Cajun players love celebrating with their Baller Baton
MOBILE, Ala. — Some teams have a turnover chain, popularized in recent seasons by Miami of Florida.
Over the years, others have had everything from a lunch pail to crowns, wrestling-style championship belts and even a turnover trash can.
For the UL football team, which arrived Thursday in Mobile in advance of Monday’s LendingTree Bowl game against MAC-champion Miami (Ohio) at Ladd-Peebles Stadium here, the favored sideline prop of choice is a fancy baton.
Some might say it is a touchdown cane.
The Baller Baton, they call it.
After high-profile plays — TDs and the like — high-stepping Ragin’ Cajuns assistant strength and conditioning coach Tiger Williams typically hands it to an offensive player prominent in the play for a quick celebration.
The player with the stick in hand improvises from there as a teammates and coaches cheer them on, each one usually as creative as the last and many of them chronicled via video on UL radio reporter Cody Junot’s Twitter timeline.
And whatever it's name, it has made the trip to Mobile.
“I love it,” said senior receiver Bam Jackson, who much to his disappointment has not yet had the baton in hand this season.
“It excites the sideline, getting those guys hyped,” Jackson added. “It gets us pumped up when somebody makes a big play and the celebration starts and you reach the sideline and get the baton from Coach Tiger.”
In last month’s Sun Belt Conference championship game, receiver Peter LeBlanc used it to pretend he was planting a flag.
All-American offensive lineman Kevin Dotson and tight end Nick Ralston both have acted like it was a barbell.
LeBlanc, offensive lineman Carlos Rubion and running backs Elijah Mitchell, Raymond Calais Jr. and Chris Smith all have been seen dancing with it, with Calais going salsa style and Mitchell doing a quick version of the Cupid Shuffle.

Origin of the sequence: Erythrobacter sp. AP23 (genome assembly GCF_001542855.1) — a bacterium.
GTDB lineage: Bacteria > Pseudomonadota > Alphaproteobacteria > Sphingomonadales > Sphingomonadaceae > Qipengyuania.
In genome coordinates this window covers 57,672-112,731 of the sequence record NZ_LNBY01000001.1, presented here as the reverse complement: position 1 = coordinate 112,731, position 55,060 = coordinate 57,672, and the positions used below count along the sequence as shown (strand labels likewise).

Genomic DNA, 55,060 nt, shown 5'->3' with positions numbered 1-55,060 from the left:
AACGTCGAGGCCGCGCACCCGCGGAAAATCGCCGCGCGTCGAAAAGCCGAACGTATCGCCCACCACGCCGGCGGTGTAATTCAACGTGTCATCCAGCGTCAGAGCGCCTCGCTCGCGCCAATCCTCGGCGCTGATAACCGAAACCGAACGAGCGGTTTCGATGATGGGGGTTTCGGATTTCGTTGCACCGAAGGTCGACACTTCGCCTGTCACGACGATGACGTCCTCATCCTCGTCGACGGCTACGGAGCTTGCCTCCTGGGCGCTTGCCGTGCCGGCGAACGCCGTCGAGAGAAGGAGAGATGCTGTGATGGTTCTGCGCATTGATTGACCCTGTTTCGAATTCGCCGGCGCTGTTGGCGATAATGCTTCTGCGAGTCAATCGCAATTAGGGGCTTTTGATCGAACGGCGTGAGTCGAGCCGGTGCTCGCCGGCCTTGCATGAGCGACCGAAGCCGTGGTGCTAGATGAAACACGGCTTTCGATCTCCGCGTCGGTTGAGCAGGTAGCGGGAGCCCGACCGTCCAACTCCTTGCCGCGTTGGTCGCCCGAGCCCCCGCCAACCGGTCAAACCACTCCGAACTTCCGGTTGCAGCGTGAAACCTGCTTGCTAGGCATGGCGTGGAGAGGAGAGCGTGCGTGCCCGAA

Kicker Stevie Artigue has used it as a duck-hunting gun. Mitchell and receiver Jalen Williams both pretended it was a baseball bat. Quarterback Levi Lewis simply struts with it.
But the best celebration, by Jackson’s estimation? It happened when UL beat in-state rival UL Monroe.
Senior receiver Ja’Marcus Bradley hauled in a touchdown catch, came to the sideline, took the baton and immediately froze. Jones went to Bradley’s back and pretended to wind him up, putting the senior back in action.
“That’s my favorite,” Jackson said.
For Cajun defensive players, spiked shoulder pads await on the sideline.
UL head coach Billy Napier is on board with the props.
“We talk about celebrating as a team,” he said.
“And as much as that’s an individual doing it, I think doing it on the sideline with their teammates is what I would agree with. It gives them some ownership. It allows creativity. … Our guys look forward to it.”
The Cajuns returned to familiar territory Thursday.
UL was just here in mid-November, when it beat South Alabama 37-27 at Ladd-Peebles.
Does that give the Cajuns an advantage?
“I guess mentally you can say it does,” senior safety Deuce Wallace said Thursday.
“We’re not worried about accustomed to a new venue, or even getting distracted with sightseeing and stuff like that. We’re used to this. This is nothing new.”
Napier, however, wasn’t so sure.
“I think certainly our players will be comfortable with the venue,” he said. “But … they’d probably like to tell you that doesn’t matter; where we play, what time we play, what color uniforms we wear doesn’t matter.
“It’s gonna be about our frame our mind, our disposition; are we ready to play, are we gonna execute; are we gonna have poise and discipline?”
Napier said Thursday in Mobile that “there may be some adjustments” in the team's usual two-deep depth chart for the LendingTree Bowl, but he declined to address specifics.
NOD TO NICK
Back in Alabama, where he was receivers coach for the Crimson Tide for four seasons before leaving for a year to be offensive coordinator at Arizona State, then taking the UL job, Napier gave a nod to Alabama coach Nick Saban, saying, “Coach has been terrific to me.”
UL athletic director Bryan Maggard said Thursday here that it is “part of the plan” for the Cox Communications Center, which currently houses offices for athletic department personnel, to be torn down when Cajun Field undergoes future major renovation, but he added “we can’t say for sure” until “final boxes are checked.”